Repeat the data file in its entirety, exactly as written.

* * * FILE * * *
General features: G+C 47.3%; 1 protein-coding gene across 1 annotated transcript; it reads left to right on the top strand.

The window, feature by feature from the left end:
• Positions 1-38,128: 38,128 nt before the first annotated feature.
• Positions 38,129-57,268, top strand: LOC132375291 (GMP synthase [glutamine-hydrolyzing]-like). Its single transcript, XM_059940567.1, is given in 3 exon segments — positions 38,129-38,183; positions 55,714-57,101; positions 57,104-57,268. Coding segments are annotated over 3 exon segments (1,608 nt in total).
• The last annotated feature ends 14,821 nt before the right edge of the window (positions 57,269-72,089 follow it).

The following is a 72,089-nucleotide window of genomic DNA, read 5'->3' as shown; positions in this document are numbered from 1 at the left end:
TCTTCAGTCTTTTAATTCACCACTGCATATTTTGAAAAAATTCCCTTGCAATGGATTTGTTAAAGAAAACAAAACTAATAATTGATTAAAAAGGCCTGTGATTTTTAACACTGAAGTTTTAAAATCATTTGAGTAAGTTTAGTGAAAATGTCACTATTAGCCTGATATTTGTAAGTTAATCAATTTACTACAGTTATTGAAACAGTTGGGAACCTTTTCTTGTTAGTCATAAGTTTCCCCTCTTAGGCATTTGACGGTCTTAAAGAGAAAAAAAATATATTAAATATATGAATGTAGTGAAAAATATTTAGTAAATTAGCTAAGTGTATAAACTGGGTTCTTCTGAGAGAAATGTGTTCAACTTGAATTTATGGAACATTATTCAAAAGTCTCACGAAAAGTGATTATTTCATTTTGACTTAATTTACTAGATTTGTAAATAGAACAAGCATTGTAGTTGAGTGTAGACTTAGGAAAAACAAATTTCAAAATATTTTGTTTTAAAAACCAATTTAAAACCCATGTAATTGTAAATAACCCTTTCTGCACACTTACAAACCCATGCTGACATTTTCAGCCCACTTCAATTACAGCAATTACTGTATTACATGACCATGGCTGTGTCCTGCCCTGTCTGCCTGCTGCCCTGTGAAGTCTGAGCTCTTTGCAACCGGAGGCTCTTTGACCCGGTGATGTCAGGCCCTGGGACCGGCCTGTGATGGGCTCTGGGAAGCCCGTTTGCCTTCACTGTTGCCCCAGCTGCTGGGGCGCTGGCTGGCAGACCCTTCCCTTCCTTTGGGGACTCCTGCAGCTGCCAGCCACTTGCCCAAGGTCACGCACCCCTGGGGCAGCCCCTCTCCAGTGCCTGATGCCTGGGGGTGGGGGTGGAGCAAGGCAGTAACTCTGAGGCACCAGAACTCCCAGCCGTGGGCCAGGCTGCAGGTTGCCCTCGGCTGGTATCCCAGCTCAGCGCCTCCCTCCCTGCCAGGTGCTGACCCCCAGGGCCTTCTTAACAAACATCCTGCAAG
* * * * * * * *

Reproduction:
General features: G+C 47.3%; 1 protein-coding gene across 1 annotated transcript; it reads left to right on the top strand.

The window, feature by feature from the left end:
• Positions 1-38,128: 38,128 nt before the first annotated feature.
• Positions 38,129-57,268, top strand: LOC132375291 (GMP synthase [glutamine-hydrolyzing]-like). Its single transcript, XM_059940567.1, is given in 3 exon segments — positions 38,129-38,183; positions 55,714-57,101; positions 57,104-57,268. Coding segments are annotated over 3 exon segments (1,608 nt in total).
• The last annotated feature ends 14,821 nt before the right edge of the window (positions 57,269-72,089 follow it).

The following is a 72,089-nucleotide window of genomic DNA, read 5'->3' as shown; positions in this document are numbered from 1 at the left end:
TCTTCAGTCTTTTAATTCACCACTGCATATTTTGAAAAAATTCCCTTGCAATGGATTTGTTAAAGAAAACAAAACTAATAATTGATTAAAAAGGCCTGTGATTTTTAACACTGAAGTTTTAAAATCATTTGAGTAAGTTTAGTGAAAATGTCACTATTAGCCTGATATTTGTAAGTTAATCAATTTACTACAGTTATTGAAACAGTTGGGAACCTTTTCTTGTTAGTCATAAGTTTCCCCTCTTAGGCATTTGACGGTCTTAAAGAGAAAAAAAATATATTAAATATATGAATGTAGTGAAAAATATTTAGTAAATTAGCTAAGTGTATAAACTGGGTTCTTCTGAGAGAAATGTGTTCAACTTGAATTTATGGAACATTATTCAAAAGTCTCACGAAAAGTGATTATTTCATTTTGACTTAATTTACTAGATTTGTAAATAGAACAAGCATTGTAGTTGAGTGTAGACTTAGGAAAAACAAATTTCAAAATATTTTGTTTTAAAAACCAATTTAAAACCCATGTAATTGTAAATAACCCTTTCTGCACACTTACAAACCCATGCTGACATTTTCAGCCCACTTCAATTACAGCAATTACTGTATTACATGACCATGGCTGTGTCCTGCCCTGTCTGCCTGCTGCCCTGTGAAGTCTGAGCTCTTTGCAACCGGAGGCTCTTTGACCCGGTGATGTCAGGCCCTGGGACCGGCCTGTGATGGGCTCTGGGAAGCCCGTTTGCCTTCACTGTTGCCCCAGCTGCTGGGGCGCTGGCTGGCAGACCCTTCCCTTCCTTTGGGGACTCCTGCAGCTGCCAGCCACTTGCCCAAGGTCACGCACCCCTGGGGCAGCCCCTCTCCAGTGCCTGATGCCTGGGGGTGGGGGTGGAGCAAGGCAGTAACTCTGAGGCACCAGAACTCCCAGCCGTGGGCCAGGCTGCAGGTTGCCCTCGGCTGGTATCCCAGCTCAGCGCCTCCCTCCCTGCCAGGTGCTGACCCCCAGGGCCTTCTTAACAAACATCCTGCAAG